* Goal-3 *
https://reviews.llvm.org/D83608
https://reviews.llvm.org/D83613 (X86 part)

The codegen pipeline is different from optimizer pipeline in that it is customizable by a target in the granularity of (1) portions of a pipeline, (2) insert/replace/disable individual pass. Currently, the main class for this job is `class TargetPassConfig`.

`class TargetPassConfig` could be broken down into three parts:
(1) a polymorphic class for a target to customize codegen pipeline
(2) a bunch of member functions and variables to support debugging features (MIR print/verify, llc -start-before/-stop-before/-start-after/-stop-after, etc.)
(3) a legacy immutable pass to declare hooks for targets to customized some target-independent codegen layer behavior.

A new mixin called `class CodeGenPassBuilder` is introduced to replace `class TargetPassConfig`(1), the naming is intended to be similar to its IR counterpart: `class PassBuilder`. `class CodeGenPassBuilder` is CRTP mixin instead of polymorphic class because it brings less layering, flexibility for targets to customized, inlining opportunity and fits the overall NPM value semantics design. There are potential compile-time issues, but I don't think it is a major concern at this moment. The design is not intrusive to make a change inhibitive.

`class TargetPassConfig`(2) is implemented using PassInstrumentation as much as possible because PassInstrumentation is commonly used for debugging features already. This makes `class CodeGenPassBuilder` only do what it is supposed to do. PassInstrumentation is also more flexible than inserting debugging passes into the pipeline.

`class TargetPassConfig`(3) is partially ported to TargetMachine::options. The rest, such as `createMachineScheduler/createPostMachineScheduler`, are left out for now. They should be implemented in LLVMTargetMachine in the future.

Since the machine pass manager runs standalone and codegen process includes both IR pipeline(codegen prepare, EH, etc.) and MIR pipeline, the new codegen pipeline uses a pair of module pass manager and machine pass manager.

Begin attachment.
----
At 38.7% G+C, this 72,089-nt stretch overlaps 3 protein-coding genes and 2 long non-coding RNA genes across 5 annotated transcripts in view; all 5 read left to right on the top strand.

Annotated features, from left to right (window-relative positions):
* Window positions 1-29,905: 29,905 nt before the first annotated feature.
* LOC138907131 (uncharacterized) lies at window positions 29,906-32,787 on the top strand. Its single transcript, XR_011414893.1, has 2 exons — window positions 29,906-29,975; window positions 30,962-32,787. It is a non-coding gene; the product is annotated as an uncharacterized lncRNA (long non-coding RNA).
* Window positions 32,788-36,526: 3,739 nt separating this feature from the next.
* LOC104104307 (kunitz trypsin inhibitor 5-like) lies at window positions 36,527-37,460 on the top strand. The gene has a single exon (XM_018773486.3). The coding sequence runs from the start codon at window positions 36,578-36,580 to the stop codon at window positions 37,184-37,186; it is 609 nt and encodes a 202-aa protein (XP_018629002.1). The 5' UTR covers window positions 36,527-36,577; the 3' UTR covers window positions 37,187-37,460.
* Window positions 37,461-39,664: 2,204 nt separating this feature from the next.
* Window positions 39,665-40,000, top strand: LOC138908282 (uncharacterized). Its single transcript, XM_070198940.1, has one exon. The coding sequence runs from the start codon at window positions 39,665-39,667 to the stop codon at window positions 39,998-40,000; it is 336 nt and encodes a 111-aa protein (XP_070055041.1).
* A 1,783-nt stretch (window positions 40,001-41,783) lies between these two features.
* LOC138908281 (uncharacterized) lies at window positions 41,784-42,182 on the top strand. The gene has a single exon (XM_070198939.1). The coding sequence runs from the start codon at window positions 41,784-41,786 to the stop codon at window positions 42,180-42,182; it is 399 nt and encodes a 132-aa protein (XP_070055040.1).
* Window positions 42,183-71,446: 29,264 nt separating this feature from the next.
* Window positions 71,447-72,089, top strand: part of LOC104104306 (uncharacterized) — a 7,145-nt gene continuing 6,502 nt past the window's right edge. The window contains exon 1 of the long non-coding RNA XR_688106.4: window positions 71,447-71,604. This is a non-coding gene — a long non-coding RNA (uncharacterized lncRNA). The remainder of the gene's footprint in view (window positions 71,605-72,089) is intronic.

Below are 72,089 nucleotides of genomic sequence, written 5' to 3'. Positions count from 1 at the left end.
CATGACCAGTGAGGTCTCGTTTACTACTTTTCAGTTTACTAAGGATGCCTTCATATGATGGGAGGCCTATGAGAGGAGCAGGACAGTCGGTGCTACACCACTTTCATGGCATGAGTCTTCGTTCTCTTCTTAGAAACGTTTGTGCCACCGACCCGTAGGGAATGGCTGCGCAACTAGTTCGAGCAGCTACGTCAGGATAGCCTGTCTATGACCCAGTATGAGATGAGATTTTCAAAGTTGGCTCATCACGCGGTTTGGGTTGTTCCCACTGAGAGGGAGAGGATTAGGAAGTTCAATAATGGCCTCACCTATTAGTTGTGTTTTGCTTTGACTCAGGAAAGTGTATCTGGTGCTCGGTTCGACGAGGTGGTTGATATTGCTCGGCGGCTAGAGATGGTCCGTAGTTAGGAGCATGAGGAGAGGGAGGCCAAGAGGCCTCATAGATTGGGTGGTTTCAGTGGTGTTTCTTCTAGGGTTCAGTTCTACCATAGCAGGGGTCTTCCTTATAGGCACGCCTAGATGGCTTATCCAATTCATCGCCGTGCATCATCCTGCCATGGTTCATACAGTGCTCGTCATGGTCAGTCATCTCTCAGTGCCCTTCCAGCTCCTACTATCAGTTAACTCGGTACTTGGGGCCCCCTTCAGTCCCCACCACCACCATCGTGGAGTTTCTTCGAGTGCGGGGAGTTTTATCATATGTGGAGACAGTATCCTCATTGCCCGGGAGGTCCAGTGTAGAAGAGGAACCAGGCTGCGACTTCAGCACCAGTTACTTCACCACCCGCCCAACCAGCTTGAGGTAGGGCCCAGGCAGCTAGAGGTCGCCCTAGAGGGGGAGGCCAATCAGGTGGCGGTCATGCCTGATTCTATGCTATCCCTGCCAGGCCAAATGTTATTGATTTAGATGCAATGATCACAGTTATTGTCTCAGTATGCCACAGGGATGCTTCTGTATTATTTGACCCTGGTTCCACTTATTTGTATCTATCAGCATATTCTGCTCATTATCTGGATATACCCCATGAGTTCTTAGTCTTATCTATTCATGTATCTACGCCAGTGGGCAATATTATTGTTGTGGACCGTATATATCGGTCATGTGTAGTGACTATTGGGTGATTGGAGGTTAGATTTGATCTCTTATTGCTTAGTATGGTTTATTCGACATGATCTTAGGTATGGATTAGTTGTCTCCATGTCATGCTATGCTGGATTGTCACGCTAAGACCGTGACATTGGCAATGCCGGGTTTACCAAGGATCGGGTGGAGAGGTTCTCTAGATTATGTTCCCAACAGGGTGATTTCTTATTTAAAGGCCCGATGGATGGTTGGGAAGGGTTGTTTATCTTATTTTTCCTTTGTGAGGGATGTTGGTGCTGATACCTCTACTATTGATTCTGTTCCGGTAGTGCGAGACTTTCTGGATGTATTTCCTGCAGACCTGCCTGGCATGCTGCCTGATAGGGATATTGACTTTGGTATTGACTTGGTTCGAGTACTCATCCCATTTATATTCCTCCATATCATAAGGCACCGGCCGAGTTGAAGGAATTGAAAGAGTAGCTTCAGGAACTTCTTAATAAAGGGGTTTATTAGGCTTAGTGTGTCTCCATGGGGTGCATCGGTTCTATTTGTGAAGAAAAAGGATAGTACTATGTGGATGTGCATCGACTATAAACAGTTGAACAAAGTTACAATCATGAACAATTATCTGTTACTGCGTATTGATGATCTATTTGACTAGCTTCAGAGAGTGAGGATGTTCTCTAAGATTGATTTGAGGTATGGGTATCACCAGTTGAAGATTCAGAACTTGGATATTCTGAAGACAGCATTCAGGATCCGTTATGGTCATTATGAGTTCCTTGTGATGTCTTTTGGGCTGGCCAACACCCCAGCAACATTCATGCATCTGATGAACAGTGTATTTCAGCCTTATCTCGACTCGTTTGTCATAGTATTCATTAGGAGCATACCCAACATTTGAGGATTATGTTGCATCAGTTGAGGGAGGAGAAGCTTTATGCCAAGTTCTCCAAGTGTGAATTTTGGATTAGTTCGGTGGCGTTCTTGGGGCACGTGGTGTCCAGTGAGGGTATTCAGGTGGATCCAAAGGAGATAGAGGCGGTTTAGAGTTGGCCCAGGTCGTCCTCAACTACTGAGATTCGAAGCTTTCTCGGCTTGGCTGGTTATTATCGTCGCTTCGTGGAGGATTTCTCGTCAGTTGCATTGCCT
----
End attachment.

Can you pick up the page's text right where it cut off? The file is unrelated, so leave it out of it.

Like `PassRegistry.def`, there is a `MachinePassRegistry.def` which includes target-independent codegen IR/machine passes. Passes that not yet ported not NPM have a dummy no-op implementation (to help testing). Target would have their own pass registry file. For X86, it is `X86PassRegistry.def`.

* Goal-4 *
https://reviews.llvm.org/D83610 (TargetMachine API)
https://reviews.llvm.org/D83612 (llc)

`llc` option compatibility is very important for LIT tests migration. So `llc -enable-new-pm` accepts almost all options `llc` accept.

** Testing **
- Since the `llc` options are compatible, as passes are ported to NPM and various issues got resolved, we should see more tests passing when `llc -enable-new-pm` is turned on implicitly via an (maybe) knob similar to `cmake -DENABLE_EXPERIMENTAL_NEW_PASS_MANAGER`.
- A buildbot to make sure no regression when `llc -enable-new-pm` is implicitly on?
- Any idea on this regard is much appreciated.

** Work in progress **
Have a minimum codegen pipeline to produce a valid assembly file by porting target-independent passes such as AsmPrinter.cpp, SelectionDAGISel.cpp etc. Currently, target-independent codegen layer (SelectionDAGISel, AsmPrinter etc..) are coupled with LPM tightly.

** Miscellaneous **
- There is a need to force codegen to run according to the callgraph. Currently, this is achieved by adding a dummy CGSCC pass as the container pass of codegen passes. In NPM, this could be implemented by pre-sorting IR functions by callgraph order in the machine pass manager.
- MachinePassRegistry/RegisterRegAlloc/RegisterScheduler. These are for dynamic registering machine passes and also used for in-tree machine passes. Personlly I don't think this is needed and similar opinions were expressed before (https://reviews.llvm.org/D54203#1291969). We should probably just register them as normal passes.